It was a little uncomfortable. I felt I needed to entertain them and I started to sweat when all my crazy (lame) finger tricks and sight gags  were starting to wear thin. So I had an idea to entertain the kids and also to motivate us to drink the very warm Beer Lao (no electricity means no fridge)!

I thought of  a simple song (Mary Had a Little Lamb) and worked out how many notes it had, which told us how many bottles of beer we would have to drink. Once we'd finished with the beer, I went and filled each bottle with enough water to make all the required notes. I gave a demonstration as to how to make a sound by blowing over the top of the bottle. The kids all got it pretty quick.  After a bit of rehearsing, I managed to get the kids and some of the adults blowing out the tune  under my conduction. We drank some more beer which gave us more notes. So we moved into the much more difficult territory of Jingle Bells. A bottle Orchestra!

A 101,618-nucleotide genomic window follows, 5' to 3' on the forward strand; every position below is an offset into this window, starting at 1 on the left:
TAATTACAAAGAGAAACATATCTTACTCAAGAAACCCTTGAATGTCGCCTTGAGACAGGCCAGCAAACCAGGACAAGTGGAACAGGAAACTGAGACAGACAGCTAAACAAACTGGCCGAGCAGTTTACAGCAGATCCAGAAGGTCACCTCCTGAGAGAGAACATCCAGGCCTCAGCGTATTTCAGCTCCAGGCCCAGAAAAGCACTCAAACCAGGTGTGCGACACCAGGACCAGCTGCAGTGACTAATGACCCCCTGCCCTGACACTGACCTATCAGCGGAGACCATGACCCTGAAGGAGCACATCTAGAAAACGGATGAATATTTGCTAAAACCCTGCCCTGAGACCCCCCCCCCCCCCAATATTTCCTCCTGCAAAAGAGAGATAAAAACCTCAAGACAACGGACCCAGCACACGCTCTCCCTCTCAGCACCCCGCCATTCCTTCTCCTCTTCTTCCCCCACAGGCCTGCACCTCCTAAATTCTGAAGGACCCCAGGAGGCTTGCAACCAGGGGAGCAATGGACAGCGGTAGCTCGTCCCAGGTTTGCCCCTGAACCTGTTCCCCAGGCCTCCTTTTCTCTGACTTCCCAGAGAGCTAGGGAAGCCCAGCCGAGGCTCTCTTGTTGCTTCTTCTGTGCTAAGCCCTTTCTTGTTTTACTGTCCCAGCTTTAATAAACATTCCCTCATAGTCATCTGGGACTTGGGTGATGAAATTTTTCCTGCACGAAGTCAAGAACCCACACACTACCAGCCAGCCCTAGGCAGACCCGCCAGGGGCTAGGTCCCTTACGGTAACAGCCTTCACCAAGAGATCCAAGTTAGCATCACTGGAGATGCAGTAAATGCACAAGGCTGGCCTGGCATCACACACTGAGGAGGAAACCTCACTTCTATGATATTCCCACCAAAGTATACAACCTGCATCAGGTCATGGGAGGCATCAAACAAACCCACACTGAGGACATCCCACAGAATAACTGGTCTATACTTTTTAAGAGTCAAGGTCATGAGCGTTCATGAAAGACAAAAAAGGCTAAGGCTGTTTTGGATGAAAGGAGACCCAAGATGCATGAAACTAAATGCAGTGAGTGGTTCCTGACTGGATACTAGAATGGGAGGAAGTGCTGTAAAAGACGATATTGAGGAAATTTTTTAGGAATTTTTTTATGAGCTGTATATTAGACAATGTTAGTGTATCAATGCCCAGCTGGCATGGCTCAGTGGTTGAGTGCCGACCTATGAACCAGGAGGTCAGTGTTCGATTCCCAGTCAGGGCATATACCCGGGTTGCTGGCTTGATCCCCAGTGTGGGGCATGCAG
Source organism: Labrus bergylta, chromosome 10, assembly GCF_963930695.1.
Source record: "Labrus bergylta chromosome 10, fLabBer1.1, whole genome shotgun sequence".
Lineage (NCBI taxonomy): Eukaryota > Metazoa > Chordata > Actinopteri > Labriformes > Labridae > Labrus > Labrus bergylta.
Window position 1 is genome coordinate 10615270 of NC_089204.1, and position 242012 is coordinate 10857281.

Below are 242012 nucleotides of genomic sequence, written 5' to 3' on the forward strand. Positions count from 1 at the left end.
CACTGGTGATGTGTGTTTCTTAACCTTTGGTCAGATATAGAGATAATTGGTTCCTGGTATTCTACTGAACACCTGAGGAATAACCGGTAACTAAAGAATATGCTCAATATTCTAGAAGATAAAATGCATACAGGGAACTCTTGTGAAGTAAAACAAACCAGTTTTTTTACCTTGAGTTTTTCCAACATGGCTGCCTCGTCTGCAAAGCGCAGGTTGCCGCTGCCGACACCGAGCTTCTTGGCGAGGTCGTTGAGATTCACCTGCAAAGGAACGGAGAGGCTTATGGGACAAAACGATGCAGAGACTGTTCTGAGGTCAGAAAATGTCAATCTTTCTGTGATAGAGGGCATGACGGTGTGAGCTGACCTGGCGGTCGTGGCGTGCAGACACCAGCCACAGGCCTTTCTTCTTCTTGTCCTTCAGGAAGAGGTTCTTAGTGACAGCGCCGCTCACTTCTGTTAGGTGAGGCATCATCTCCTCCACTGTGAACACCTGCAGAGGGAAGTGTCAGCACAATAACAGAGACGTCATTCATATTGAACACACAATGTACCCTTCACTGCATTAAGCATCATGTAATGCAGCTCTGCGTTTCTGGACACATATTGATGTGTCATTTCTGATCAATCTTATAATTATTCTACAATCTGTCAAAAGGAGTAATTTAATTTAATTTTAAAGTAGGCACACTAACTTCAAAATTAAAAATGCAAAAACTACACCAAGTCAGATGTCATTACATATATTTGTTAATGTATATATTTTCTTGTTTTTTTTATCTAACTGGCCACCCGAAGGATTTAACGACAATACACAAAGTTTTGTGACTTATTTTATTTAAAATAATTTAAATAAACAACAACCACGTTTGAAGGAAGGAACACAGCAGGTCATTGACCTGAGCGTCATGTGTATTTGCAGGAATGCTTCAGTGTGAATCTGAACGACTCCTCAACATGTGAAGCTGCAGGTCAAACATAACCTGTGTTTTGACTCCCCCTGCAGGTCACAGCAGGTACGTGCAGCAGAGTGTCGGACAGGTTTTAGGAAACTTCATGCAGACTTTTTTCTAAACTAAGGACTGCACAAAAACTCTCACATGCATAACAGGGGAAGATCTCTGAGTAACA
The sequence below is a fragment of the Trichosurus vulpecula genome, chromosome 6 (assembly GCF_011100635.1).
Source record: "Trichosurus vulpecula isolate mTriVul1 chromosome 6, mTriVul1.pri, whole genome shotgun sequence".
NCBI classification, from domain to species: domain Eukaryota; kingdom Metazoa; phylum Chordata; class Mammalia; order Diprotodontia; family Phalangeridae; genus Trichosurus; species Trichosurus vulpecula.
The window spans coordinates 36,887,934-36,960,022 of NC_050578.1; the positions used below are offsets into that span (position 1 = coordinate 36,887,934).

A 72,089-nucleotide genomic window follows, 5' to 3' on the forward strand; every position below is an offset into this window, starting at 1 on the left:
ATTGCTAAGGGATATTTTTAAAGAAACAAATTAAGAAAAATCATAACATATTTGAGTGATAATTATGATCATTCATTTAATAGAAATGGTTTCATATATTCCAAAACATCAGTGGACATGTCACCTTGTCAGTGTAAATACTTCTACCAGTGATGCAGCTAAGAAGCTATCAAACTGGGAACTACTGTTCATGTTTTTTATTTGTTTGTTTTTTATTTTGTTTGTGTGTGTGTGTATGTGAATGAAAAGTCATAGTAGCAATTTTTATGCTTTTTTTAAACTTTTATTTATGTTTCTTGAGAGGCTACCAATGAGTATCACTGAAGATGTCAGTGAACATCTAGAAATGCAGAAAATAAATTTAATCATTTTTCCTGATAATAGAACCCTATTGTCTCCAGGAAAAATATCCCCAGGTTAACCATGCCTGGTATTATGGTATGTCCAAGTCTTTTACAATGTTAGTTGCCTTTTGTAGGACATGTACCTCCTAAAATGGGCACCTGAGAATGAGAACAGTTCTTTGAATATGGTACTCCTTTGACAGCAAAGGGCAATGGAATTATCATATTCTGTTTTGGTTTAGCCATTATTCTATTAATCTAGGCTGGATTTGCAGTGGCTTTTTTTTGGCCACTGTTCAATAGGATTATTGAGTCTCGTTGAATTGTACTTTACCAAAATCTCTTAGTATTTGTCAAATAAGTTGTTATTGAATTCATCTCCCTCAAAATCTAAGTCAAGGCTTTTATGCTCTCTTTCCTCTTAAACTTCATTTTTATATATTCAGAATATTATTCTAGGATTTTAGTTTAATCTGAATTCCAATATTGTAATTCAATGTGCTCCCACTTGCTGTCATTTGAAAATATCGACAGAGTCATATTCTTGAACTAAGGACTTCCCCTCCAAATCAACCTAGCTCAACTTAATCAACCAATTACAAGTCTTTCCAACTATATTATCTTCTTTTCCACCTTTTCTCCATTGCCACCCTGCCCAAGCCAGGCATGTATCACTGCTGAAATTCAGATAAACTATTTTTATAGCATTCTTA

Backlog (sorry)

I'm sure you've all been eagerly awaiting my next blog entries and thus have been disappointed at my lack of recent additions. Sorry but I have a long list of excuses- too long to go into here but I will just say that Laos was very taxing on the motivation!

The next few entries are basically ketchups on stuff that happened a while ago. I'll separate it out to make it easier to read.

Vang Vieng

Currently in Vang Vieng. The scenery is beautiful here. Amazing cliffs and mountains surround this small town and there is quite a lot to do here (if you can haul your arse away from the reruns of 'Friends' and 'The Simpsons' that continually run in every bar/restaurant. A nice place to relax.